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NICE issues guidance on rivaroxaban for the treatment of pulmonary embolism and prevention of recurrent venous thromboembolism

Published: 10 July 2013

The National Institute for Health and Care Excellence (NICE) has issued guidance to the health service on the use of rivaroxaban for the treatment of pulmonary embolism and venous thromboembolism, based on a report produced by SHTAC.

NICE has issued guidance to the health service in England and Wales recommending the use of the oral anticoagulant drug rivaroxaban for the treatment of acute symptomatic pulmonary embolism, with or without symptomatic deep vein thrombosis, and for the prevention of recurrent venous thromboembolism.

NICE's guidance is based on an evidence review group report prepared by SHTAC, which critically appraised the drug manufacturer's submission to NICE's Single Technology Appraisal process.

Venous thromboembolism is a term used to describe how blood clots (thrombi) form in a vein and can break off (embolise) into the vascular system; it includes deep vein thrombosis (DVT) and pulmonary embolism. When dislodged thrombi travel to the lungs this is known as pulmonary embolism. Pulmonary embolism can cause sudden death and those who survive occasionally require intensive care, and recovery can take several weeks or months. Rivaroxaban is an anticoagulant drug that has been evaluated as an alternative to standard treatment with heparin and a vitamin K antagonist (e.g. warfarin) in patients with pulmonary embolism.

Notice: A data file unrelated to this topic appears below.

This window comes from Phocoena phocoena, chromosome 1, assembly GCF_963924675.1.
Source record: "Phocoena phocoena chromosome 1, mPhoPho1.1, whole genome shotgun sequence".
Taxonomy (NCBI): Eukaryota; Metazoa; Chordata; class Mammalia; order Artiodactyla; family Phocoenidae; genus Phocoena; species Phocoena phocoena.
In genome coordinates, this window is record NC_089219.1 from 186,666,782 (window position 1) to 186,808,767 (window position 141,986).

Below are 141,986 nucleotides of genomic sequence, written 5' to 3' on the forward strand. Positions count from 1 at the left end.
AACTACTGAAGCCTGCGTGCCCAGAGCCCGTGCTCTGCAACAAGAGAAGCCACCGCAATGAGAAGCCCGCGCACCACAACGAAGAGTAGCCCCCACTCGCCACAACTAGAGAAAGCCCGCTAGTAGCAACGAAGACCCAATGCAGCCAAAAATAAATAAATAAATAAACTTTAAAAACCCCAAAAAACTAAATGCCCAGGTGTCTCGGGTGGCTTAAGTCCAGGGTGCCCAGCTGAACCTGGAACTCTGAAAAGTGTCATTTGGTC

For more information on SHTAC's research into vascular diseases please visit our Research page.

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